Damage edit

Cars jumbled together by the flood

The flood caused a tremendous amount of damage. Flood waters displaced large rocks, trees, trailers, and vehicles, and carried homes away.[10] In Rapid City the flood resulted in the deaths of "238 including 5 missing," 14 of the deaths were trained professionals.[11] The flood resulted in over 3,000 people being injured. A total of 1,335 homes were ruined, and 2,820 homes were damaged. More than 200 businesses were ruined, and around 5,000 cars were demolished. The damage in Rapid City totaled $66 million in 1972 dollar value.[11] As for Keystone, "eight people were killed and much of the town was washed away."[4] The damage in Keystone totaled around $1.5 million.[11] The total cost of the 1972 Black Hills flood totaled $165 million, including infrastructure and utilities. The total amount of rain the Black Hills received was "800,000 acre feet" equal to "1 billion metric tons of water."[11]

The National Weather Service Office (NWS) in Rapid City in 1972 was taking hourly surface observations, issuing local storm warnings and providing local forecasts to the media. The personnel in Rapid City were not properly trained to make forecasts or use the technologies available to them.[12] They lacked access to vital weather information to warn the area citizens.

Then and now edit

The Rapid City National Weather Service is now a forecast office with a full-time staff of meteorologists who issue both forecasts and warnings for northeastern Wyoming and the western third of South Dakota. In 1972, the National Weather Service office in Rapid City did not have a teletype system to broadcast warnings. They instead used a one-way telephone hotline to the media to broadcast the warnings. Today warnings are sent to a regional site where they are sent to the National Oceanic and Atmospheric Administration (NOAA) Weather Wire System satellite. NWS forecasters use the state radio system to notify 9-1-1 dispatchers and emergency personnel. This warning is also passed on to the Emergency Alert System (EAS).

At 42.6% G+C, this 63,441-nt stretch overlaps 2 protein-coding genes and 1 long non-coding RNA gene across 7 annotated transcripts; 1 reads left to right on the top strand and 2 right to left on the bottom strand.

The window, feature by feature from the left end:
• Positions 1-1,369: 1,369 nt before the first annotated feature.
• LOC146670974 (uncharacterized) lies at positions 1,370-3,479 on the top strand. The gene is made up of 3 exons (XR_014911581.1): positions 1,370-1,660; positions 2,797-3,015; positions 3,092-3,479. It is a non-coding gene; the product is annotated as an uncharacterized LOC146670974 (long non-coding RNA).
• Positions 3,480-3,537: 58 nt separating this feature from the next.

In the aftermath of the 1972 flood, short-term and long-term programs were put into effect. Many businesses were permitted to stay in the flood plain, but houses and motels were either raised or moved due to the likelihood that a flood would occur while a person may be sleeping. The majority of the flood plain was made into large parks, which have increased in number and have been improved and updated on a continuing basis. Canyon Lake Dam and most bridges were redesigned to prevent debris clogs during flooding.

Victims edit

Victims lost precious memories as stated in the Rapid City newspaper. An excerpt from the newspaper reads, "Operation Family Treasure' may provide hope for people.' For those who have given up all hope about finding a priceless photo album or sheet of important personal papers there may be a happy ending with "Operation Family Treasure," a clearing house for irreplaceable items run by the Rapid City Jaycees in conjunction with the Office of Civil defense. Flood disaster victims advised on tax breaks."[13] Eldon L. Smith, a South Dakota state senator, was a victim of the flood.[14]

2012 saw the 40 year anniversary of the fateful flood. Survivors remarked on the horrific events. Rita, who was 20 at the time, described the scene, "There was so many [people] in trees and screaming and crying and the sparks were flying from electric wires, houses were on fire, it was just — it was hell," she says. Rita was seven months pregnant at the time of the tragedy. She describes her fears as, "I wouldn't wish that upon nobody," she says. "That's a nightmare and a half to think that you're going to die in water and your mom is gonna go with you and you're trying to do your best to keep your mom alive." Rita and her mother were swept against a building and thankfully rescued. There were others with the same experience while others were worse. Good Samaritans like Alex were left to clean up the mess and search for the less fortunate. He describes a gruesome scene, "I found a boy about 5 years old," Alex says. "He was dead, laying on some debris. I didn't touch him or nothing, I just went back and told the authorities where he was at. Then I quit."[15]